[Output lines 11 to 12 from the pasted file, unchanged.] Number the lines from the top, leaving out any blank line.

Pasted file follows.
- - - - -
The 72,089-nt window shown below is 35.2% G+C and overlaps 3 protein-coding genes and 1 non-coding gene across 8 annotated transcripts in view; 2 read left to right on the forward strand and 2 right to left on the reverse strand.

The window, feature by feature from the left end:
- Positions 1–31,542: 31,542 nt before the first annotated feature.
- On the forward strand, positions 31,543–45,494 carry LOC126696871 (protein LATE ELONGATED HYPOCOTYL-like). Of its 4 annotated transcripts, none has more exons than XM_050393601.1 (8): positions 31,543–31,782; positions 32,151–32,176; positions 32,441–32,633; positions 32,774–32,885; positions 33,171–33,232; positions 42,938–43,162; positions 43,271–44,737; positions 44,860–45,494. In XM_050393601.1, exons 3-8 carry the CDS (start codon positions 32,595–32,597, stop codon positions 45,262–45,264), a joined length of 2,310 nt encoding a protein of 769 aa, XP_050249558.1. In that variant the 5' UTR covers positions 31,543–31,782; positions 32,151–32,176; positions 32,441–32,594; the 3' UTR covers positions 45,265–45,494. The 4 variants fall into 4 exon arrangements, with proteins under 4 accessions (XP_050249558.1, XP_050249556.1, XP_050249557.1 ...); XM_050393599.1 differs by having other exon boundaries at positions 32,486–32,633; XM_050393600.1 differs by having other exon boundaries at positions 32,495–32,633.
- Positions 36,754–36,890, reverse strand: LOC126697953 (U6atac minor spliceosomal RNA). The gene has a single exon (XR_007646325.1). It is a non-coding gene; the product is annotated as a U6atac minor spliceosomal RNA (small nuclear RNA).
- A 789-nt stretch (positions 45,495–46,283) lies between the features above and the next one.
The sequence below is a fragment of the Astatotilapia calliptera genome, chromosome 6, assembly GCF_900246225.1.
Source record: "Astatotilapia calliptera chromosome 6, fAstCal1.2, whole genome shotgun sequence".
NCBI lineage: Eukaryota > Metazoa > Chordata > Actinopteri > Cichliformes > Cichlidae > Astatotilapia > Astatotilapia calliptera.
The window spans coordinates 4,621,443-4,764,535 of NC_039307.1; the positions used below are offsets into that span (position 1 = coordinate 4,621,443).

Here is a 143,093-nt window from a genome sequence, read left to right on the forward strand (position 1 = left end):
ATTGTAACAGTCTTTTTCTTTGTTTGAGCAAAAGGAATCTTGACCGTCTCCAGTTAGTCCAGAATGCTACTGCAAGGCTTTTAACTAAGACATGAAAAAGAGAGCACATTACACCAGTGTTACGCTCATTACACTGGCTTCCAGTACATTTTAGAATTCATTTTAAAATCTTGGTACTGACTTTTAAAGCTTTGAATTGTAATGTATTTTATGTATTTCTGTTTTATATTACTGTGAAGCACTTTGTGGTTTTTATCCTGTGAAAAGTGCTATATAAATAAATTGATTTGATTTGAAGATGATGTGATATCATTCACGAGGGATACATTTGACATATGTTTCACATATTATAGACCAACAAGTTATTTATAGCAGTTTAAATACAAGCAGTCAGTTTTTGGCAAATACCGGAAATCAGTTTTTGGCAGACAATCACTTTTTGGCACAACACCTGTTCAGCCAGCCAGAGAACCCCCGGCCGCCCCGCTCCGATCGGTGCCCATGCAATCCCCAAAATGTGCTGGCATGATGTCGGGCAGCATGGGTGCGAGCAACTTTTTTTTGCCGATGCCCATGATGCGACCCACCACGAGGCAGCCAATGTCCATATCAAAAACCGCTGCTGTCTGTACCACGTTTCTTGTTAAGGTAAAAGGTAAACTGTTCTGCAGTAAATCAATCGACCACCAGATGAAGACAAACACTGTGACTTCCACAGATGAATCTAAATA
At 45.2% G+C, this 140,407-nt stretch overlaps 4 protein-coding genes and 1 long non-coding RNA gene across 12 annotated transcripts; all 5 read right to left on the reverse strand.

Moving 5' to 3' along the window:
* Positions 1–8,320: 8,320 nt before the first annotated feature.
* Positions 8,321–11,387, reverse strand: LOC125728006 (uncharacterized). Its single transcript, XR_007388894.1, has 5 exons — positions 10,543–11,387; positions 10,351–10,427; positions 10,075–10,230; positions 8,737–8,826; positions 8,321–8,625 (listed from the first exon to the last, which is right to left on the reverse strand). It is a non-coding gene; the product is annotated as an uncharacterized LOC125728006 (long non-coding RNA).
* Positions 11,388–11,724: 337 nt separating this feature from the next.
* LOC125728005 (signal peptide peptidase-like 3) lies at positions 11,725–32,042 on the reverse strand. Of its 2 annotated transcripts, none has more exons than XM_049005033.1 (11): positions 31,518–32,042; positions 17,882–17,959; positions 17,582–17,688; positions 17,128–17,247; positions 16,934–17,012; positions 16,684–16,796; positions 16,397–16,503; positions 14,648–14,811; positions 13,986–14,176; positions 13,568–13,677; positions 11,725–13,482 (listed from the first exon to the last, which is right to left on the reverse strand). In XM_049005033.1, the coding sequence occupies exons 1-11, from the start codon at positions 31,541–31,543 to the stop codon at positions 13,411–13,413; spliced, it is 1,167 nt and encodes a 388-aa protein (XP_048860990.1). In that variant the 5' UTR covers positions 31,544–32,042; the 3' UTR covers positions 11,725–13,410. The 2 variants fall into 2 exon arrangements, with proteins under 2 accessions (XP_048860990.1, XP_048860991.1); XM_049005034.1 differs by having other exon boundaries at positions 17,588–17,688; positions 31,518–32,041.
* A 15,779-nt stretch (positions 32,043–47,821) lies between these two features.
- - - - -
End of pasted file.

Here is a 143,093-nt window from a genome sequence, read left to right on the forward strand (position 1 = left end):
ATTGTAACAGTCTTTTTCTTTGTTTGAGCAAAAGGAATCTTGACCGTCTCCAGTTAGTCCAGAATGCTACTGCAAGGCTTTTAACTAAGACATGAAAAAGAGAGCACATTACACCAGTGTTACGCTCATTACACTGGCTTCCAGTACATTTTAGAATTCATTTTAAAATCTTGGTACTGACTTTTAAAGCTTTGAATTGTAATGTATTTTATGTATTTCTGTTTTATATTACTGTGAAGCACTTTGTGGTTTTTATCCTGTGAAAAGTGCTATATAAATAAATTGATTTGATTTGAAGATGATGTGATATCATTCACGAGGGATACATTTGACATATGTTTCACATATTATAGACCAACAAGTTATTTATAGCAGTTTAAATACAAGCAGTCAGTTTTTGGCAAATACCGGAAATCAGTTTTTGGCAGACAATCACTTTTTGGCACAACACCTGTTCAGCCAGCCAGAGAACCCCCGGCCGCCCCGCTCCGATCGGTGCCCATGCAATCCCCAAAATGTGCTGGCATGATGTCGGGCAGCATGGGTGCGAGCAACTTTTTTTTGCCGATGCCCATGATGCGACCCACCACGAGGCAGCCAATGTCCATATCAAAAACCGCTGCTGTCTGTACCACGTTTCTTGTTAAGGTAAAAGGTAAACTGTTCTGCAGTAAATCAATCGACCACCAGATGAAGACAAACACTGTGACTTCCACAGATGAATCTAAATA